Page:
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Michael Norton (doc) is Director of Engineering for Groupon in Chicago, IL. Michael's experience covers a wide range of development topics. Michael declares expertise in no single language or methodology and is immediately suspicious of anyone who declares such expertise. Michael is a DZone MVB and is not an employee of DZone and has posted 41 posts at DZone. You can read more from them at their website. View Full User Profile

Caution: Metrics change behavior

04.19.2010
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Measuring and reporting are important

I've often heard said, "That which you cannot measure, you cannot improve." And while I do believe this is a general truth, I think it fails to tell the entire story. It is not just about what we can measure, but what we actually do measure that is significant; "That which is reported, will improve."
What is not measurable, make measurable. -- Galileo Galilei 1564-1642.

Measuring and reporting influence behavior

Metrics give us feedback. Metrics show a measure of progress toward our goals. Metrics remind us what is most important. Visible metrics, ala Big Visible Charts, help to focus the team on what is most important.
...if I have quick access to key metrics every day, my creativity stays within certain bounds – my ideas all center on how to achieve our goals. -- Paul B. Allen
Access to key metrics provides an individual or a team a quick means of assessing progress and focusing their minds on what is most important. These can be excellent tools for influencing a team toward a desired goal or level of performance. But the outcome is not always what we intend.

The Hawthorne Effect

There is a now famous study that was done in the early 1900s. Hawthorne Works commissioned a study of the effects of ambient lighting on worker productivity. The results of the test were perplexing. Essentially, worker throughput seemed to increase despite the level of light. High, low, medium; with each change, throughput increased. Once the study was concluded, levels quickly fell back to "normal". The are several criticisms of this particular study, but the phenomenon has been repeated under different circumstances since. The conclusion; that which was measured, improved. Effectively, because people were aware their throughput was being measured, it increased. In similar studies, people's throughput increased when they were knowingly observed but received no guidance or feedback. So they assumed throughput was the objective.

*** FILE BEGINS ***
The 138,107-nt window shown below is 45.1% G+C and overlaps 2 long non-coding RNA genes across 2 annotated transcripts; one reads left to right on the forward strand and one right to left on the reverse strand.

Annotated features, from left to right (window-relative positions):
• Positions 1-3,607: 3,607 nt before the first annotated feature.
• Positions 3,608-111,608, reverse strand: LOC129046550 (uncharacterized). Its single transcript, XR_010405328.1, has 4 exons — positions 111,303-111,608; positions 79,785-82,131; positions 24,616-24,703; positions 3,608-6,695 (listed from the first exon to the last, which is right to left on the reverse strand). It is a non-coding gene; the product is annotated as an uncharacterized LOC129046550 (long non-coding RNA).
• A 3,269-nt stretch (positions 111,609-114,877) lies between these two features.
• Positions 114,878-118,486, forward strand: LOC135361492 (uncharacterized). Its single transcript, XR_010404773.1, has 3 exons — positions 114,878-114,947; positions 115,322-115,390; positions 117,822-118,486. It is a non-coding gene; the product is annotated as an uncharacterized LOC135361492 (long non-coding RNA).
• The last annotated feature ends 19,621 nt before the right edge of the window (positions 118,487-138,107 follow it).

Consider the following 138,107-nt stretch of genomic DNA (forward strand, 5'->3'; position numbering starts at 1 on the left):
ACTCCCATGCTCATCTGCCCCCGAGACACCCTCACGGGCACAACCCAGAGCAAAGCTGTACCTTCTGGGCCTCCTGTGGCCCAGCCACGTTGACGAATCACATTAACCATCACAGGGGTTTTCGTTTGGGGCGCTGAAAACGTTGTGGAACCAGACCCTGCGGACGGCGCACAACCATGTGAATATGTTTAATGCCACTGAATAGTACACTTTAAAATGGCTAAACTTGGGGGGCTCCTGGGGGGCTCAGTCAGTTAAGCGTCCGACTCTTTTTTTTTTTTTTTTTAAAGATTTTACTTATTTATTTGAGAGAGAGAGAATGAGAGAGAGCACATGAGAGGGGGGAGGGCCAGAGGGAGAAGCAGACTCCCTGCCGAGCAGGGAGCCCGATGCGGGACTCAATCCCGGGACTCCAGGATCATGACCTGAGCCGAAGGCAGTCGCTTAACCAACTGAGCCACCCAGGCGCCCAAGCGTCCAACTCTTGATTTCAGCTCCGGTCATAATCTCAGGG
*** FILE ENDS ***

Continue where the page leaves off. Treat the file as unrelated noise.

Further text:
Rock On! Where is my plotter?

So this is pretty awesome, huh? Just let people know you are watching them and their productivity will soar! Throw up a few charts and you've got yourself a high-functioning team.

You wish

So here's the rub. An increase in throughput is not necessarily a good thing.

Why Not?

Do you believe your employees are slackers? Do you think they lollygag about all morning, marking time until lunch and then perhaps featherbed it to 5pm before they skedaddle out the door? If you do, then you have a significant problem. A problem that a few charts and some good old fashioned micro-management probably won't solve. But, hey, it is worth a try....

Our employees suck less than that

Good. So you have a reliable, forthright, responsible team of people. If this is the case, then you might do well to be a bit leery of easy increases in throughput. I'm not saying it is a bad thing, but that extra throughput had to originate somewhere. Perhaps it is less time spent in needless meetings. Perhaps it is better attention to priority items. If so...
Huzzah for metrics!
BUT...

You've been warned

That which you measure and report will improve. If what you track and report is one-sided, your results will be one-sided. When you are on an agile team and all of your metrics are about velocity, you send a clear message to the team.
Go Faster! quality ain't all that important and value don't matter

Goodhart's Law

Goodhart's Law is a principle first defined in 1975 in a paper by Charles Goodhart, chief economic advisor to the Bank of England. Goodhart's basic premise is that economic indicators made into targets for the purpose of conducting economic policy, thereby lose their ability to serve in the desired capacity. More succinctly put - When a measure becomes a target, it ceases to be a good measure. Goodhart's law is applicable to both economics and sociology. It is a proven fact (law) that when you take an indicator such as velocity and you make it a target, you thereby eliminate it as a valid indicator.

Good Metrics

Measure value, not throughput. How many of the high-value stories were delivered, regardless of points. Focus on your customer's determination of value. How do your metrics tie directly to their single highest priority? Study trends, not moments in time. Use metrics as a diagnostic tool. When a problem is identified, devise one or two metrics that will help diagnose and monitor the health of the issue. When resolved, stop measuring. Do not record or report metrics for reporting sake. Do not set targets for your metrics. If you must report velocity, report only team velocity.
References
Published at DZone with permission of Michael Norton, author and DZone MVB. (source)

(Note: Opinions expressed in this article and its replies are the opinions of their respective authors and not those of DZone, Inc.)

Comments

Sindy Loreal replied on Sat, 2012/02/25 - 8:56am

I like the somewhat global metric. Of course smaller metrics are important, but I see time and time again where so much time is spent measuring specific parts and making them faster to yield a barely improved end to end response time to the browser. So as to what are good metrics, I concure... people get lost in the weeds!

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